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Fitch Solutions revises 2020 peso outlook


The Philippine peso is expected to perform stronger than earlier expected in 2020, but such strength is likely to fade in the long term, Fitch Solutions Macro Research said Tuesday.

In a commentary, Fitch Solutions said it now expects the peso to average P51.70:$1 this year, stronger than the earlier forecast of P53.00:$1.

"Our revision partially reflects a stronger-than-expected starting point for the unit in 2020, but also broad support for Asian FX on the back of a 'phase one' US-China trade deal expected to be signed in early 2020," the commentary read.

The Philippine peso opened 2020 at P50.685:$1, stronger than when it opened in 2019 at P52.515:$1.

US President Donald Trump was reported to have said that he and Chinese President Xi Jinping are set to have a signing ceremony to formalize the phase one deals.

US Trade Representative Robert Lighthizer on December 13 said that representatives from both countries would sign the trade deal agreement in the first week of January.

Citing a Fox News report, Reuters reported that the preliminary deal between US and China will double exports from Washington to Beijing while reducing tariffs on Chinese goods.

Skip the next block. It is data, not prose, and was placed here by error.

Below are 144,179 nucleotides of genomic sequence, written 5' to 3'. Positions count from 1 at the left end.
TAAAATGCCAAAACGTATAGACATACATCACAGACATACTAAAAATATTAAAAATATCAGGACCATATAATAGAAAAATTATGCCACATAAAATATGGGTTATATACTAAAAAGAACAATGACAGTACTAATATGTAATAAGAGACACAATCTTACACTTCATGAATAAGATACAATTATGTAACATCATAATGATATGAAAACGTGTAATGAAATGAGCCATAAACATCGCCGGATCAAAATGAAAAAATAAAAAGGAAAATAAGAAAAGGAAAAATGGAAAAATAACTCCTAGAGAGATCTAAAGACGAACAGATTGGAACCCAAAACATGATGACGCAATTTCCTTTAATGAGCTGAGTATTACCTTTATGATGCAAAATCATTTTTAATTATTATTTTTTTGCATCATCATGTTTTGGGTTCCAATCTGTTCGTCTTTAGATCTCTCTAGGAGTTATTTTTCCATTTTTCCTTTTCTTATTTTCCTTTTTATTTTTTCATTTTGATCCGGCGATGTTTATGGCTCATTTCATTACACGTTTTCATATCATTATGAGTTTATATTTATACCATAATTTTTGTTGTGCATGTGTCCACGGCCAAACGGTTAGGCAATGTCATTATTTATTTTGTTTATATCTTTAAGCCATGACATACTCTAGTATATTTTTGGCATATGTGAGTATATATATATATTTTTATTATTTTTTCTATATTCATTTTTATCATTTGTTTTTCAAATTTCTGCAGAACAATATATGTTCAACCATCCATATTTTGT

"The peso ended 2019 at P50.66:$1, stronger than our expectation of P52.30:$1, thanks to improved investor sentiment towards risk assets in the last months of 2019, as fears of a global recession abated alongside improving trade developments," said Fitch Solutions.

"Indeed, the peso’s total return, including the interest return, of 8.7% in 2019 only trailed the Indonesian rupiah and Thai baht amongst Asian currencies, and volatility of the PHP/USD unit reached all-time lows (as measured by the one-month option volatility)," it added.

Fitch Solutions said it expects the Philippine peso to trade between P50-P52:$1 in the first six months of the year, and depreciate further in the latter part of 2020.

"As 2020 progresses, and through to 2021, we expect the Philippines’ widening current account deficit, rebounding (albeit modest) inflation figures and downside risks to global growth to prompt depreciation of the peso," it said.

"A combination of fiscal stimulus and widening current account deficit will aggravate the Philippines’ twin deficit risks, weakening its attractiveness relative to its regional peers Thailand and Malaysia," it added. —KBK, GMA News

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